Week 37 – Zanzibar – 25 October 2015

Where on earth is Zanzibar, you ask as you swirl your finger over the African continent. It’s the small island off the coast of Tanzania and, yes, it’s hard to find. Eat the World brought me here of all places, because I got excited when I found a recipe for a Zanzibar Biriani – bringing India and the middle east to Africa.

While the choice of recipe was easy, when I got down to making the thing, it became a little trickier. My recipe was taken here, although I pretty much rewrote the thing following immense confusion over the method. I also tweaked some questionable volumes. For example, when you have 2 cups of buttermilk and 200 ml of lime juice, why on earth would you need 300 ml of red wine vinegar!? (Keep in mind, I had cut the recipe to one third… But still).

The dish came together in the end, albeit with plenty of hesitation and adjustments along the way. The number of things going on was kind of crazy, but in the end it was pretty tasty. I think.

37 Zanzibar

• 500 gr lamb, chopped into pieces
• 3 red onions, sliced fine
• 4 cloves garlic, crushed
• 3 medium sized potatoes cut in cubes
• 2 tbs ghee
• 1 tsp minced fresh ginger
• ¼ tsp cardamon grains
• 6 cloves
• 2 cinnamon sticks
• ½ tsp cumin seeds
• ½ tsp coriander seeds
• ½ tsp whole black peppercorns
• salt
• ½ tbs garam masala mix
• 1 cup buttermilk
• 100 ml lime juice
• 3 ripe peeled tomatoes, chopped
• ¼ cup tomato paste
• 50 ml red wine vinegar
• 2 generous pinches of saffron
• 1 cup of basmati rice
• 4 hard boiled eggs
• Handful of almonds
• Handful of sultanas

1. Heat a little oil in a heavy based pot, brown the lamb in batches and set aside.
2. Cook one of the onions for 3-4 minutes, add half your garlic for 1 minute.
3. Return lamb to pot, add just enough water to cover, bring to boil then reduce heat to low, cover and cook for 1.5 hours until lamb is tender and you also have a stock.
4. Meanwhile, fry remaining onion until golden. Set aside.
5. Par-boil or fry your potatoes (until they are half cooked).
6. Preheat oven to 180C.
7. Heat ghee in heavy based pot that can be transferred to oven.
8. Cook ginger, remaining garlic and all spices for 1-2 minutes until fragrant.
9. Add buttermilk and lime juice, continue to cook on low for 4-5 minutes, stirring.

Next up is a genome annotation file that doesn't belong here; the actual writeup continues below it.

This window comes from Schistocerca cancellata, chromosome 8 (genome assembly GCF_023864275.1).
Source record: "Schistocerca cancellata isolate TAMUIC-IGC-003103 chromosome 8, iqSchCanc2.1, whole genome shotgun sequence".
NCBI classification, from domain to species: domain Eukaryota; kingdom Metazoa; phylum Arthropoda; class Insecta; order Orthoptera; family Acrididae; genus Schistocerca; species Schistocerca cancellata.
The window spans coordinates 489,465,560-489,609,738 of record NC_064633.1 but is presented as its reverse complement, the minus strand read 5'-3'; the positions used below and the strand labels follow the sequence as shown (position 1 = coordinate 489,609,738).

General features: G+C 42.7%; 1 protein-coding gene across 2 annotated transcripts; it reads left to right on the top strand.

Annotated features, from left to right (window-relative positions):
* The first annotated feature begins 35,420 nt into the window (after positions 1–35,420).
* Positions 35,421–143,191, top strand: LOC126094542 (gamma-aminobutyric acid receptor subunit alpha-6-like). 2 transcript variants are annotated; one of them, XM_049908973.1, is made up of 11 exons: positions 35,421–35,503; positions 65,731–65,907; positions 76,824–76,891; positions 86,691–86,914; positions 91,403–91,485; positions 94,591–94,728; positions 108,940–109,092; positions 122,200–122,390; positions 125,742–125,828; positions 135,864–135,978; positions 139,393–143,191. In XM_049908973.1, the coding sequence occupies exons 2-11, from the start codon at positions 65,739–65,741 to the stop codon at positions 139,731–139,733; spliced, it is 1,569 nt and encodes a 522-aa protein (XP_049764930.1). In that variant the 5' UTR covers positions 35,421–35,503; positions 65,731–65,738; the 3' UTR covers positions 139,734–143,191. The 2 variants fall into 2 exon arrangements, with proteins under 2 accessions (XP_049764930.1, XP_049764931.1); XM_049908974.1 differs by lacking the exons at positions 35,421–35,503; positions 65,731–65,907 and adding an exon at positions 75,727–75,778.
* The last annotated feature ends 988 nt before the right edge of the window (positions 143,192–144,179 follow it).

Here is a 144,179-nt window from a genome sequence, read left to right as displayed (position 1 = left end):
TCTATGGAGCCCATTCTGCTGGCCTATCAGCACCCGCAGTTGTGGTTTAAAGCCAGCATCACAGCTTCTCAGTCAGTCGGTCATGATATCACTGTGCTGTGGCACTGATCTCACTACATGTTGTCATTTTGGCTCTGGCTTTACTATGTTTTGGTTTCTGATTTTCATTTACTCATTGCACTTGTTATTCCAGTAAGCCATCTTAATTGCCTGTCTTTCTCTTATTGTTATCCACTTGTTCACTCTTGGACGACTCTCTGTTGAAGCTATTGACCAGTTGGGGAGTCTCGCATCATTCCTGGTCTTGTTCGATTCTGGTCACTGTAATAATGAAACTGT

10. Add tomatoes and tomato paste, continue to cook for 2 minutes, stirring.
11. Add red wine vinegar and stir through.
12. Stir through saffron.
13. Boil rice until almost cooked through, strain well.
14. Place rice on top of mixture.
15. Create four holes big enough for the eggs and insert those as deep down as possible.
16. Scatter almonds and sultanas on top.
17. Poke holes in the rice in random places using the handle of a wooden spoon.
18. Cover and place in oven for 20 minutes.

Week 38 – South Africa – 1 November 2015

I’m quickly running out of weeks in 2015 and my Eat the World run in Africa is drawing to a close. This week, it was all the way down the bottom to South Africa, which presented quite a few interesting options. My choice was bobotie, which seems to take on influences from Asia and Europe, but is a favourite in South Africa.

After a couple of weeks boggling at weirdly constructed recipes, this one made things quite easy despite the lengthy ingredients roll call. Spices, ginger, turmeric, garlic and chilli made the initial base which flavoured the mincemeat and onions, before apple, raisons, lemon, Mrs H.S. Ball’s chutney (of South African fame) and soggy bread (yep!) were added to amplify and sweeten the dish.

Once prepared, the meat was transferred to a baking dish and covered in a savoury egg custard before being baked. Served with yellow rice and more chutney, what resulted was something entirely new to my kitchen – super interesting with excellent flavour and texture mix between meat and custard!

38.1 South Africa

38.1 Aouth Africa